ASB adds diversity clause
Legendary Australian swimmer Ian Thorpe's tell-all interview has prompted ASB Bank into adding diversity clauses to all its sponsorship contracts.
The five-times Olympic gold medallist publicly came out as gay over the weekend in an interview with Sir Michael Parkinson.
Thorpe revealed he had decided against coming out before the 2000 Sydney Olympics, in part because of the sponsorship implications.
At the time he had spoken with Canadian swimmer Mark Tewksbury, who had lost a six-figure speaking contract over rumours he was gay.
ASB chief executive Barbara Chapman said it was wrong that modern athletes might feel they needed to hide their sexuality for fear of upsetting sponsors.
The choice of whether or not to come out was totally up to the individual, she said.
"[But] if it's because of financial reasons, that's a barrier we want to remove."
Sponsorship agreements usually included a termination clause for putting the company's reputation at risk, Chapman said.
The bank is adding a specific diversity clause making it clear that sexuality, gender identity or ethnicity have no bearing on the sponsorship.
Chapman said it needed to be explicitly said, and she challenged other corporate sponsors to follow suit.
ASB sponsors the New Zealand Falcons gay rugby club, who will travel to Sydney next month to contest the Bingham Cup.
Chapman said the sponsorship had been supported by "99.9 per cent" of people.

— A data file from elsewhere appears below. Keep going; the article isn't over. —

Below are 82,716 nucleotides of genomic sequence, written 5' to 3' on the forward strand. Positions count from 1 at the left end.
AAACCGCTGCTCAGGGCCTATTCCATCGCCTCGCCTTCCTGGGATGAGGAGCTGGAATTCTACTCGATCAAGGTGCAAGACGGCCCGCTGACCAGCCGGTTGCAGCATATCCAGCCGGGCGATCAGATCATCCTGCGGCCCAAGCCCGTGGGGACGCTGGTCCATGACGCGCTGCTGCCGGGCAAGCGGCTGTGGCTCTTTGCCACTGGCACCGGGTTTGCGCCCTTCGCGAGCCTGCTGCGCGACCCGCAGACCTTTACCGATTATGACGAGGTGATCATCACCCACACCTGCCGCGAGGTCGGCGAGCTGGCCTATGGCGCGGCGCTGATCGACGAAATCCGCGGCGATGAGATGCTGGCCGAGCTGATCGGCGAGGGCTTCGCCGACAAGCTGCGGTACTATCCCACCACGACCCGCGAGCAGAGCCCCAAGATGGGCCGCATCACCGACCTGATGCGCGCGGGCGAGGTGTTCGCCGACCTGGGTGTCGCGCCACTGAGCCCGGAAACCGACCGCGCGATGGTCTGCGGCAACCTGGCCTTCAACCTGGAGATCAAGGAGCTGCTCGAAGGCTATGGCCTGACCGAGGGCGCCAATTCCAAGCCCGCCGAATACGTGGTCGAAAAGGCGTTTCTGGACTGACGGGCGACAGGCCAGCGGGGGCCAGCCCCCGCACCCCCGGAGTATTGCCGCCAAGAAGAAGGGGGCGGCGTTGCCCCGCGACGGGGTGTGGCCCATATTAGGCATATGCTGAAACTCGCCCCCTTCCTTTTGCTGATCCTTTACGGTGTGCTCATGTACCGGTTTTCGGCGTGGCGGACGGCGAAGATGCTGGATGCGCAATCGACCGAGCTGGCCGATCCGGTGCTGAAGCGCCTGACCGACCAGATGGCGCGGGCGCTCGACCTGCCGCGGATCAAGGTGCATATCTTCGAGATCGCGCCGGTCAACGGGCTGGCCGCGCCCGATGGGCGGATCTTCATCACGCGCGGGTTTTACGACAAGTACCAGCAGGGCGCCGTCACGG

A few people had cautioned against it, both within the bank and outside, but she had made the call anyway, she said.
AUT University marketing professor Roger Marshall said businesses would suffer "no harm whatsoever" by sponsoring gay athletes or groups.
However, that would not have always been the case, he said.
"Even 10 years ago it was different."
ASB was also the first New Zealand bank to seek out the "Rainbow Tick", which gives accreditation for workplaces that are inclusive of all genders and sexualities.
Chapman said the bank's diversity initiatives were aimed at supporting important community groups, rather than an attempt to chase the "pink dollar".
A spokesman for Gay Tourism New Zealand, who would not be named, said ASB was on the right track.
Gay and lesbian couples often had a high disposable income and a strong sense of brand loyalty, he said.
"Any business who is aware and has got a brand should be promoting it to anybody."
On the flipside, major companies that upset the gay and lesbian community would often be boycotted, he said.
Events such as the Gay Games, which has fielded more athletes than the Summer Olympics, offered a huge opportunity for sponsorship, the spokesman said.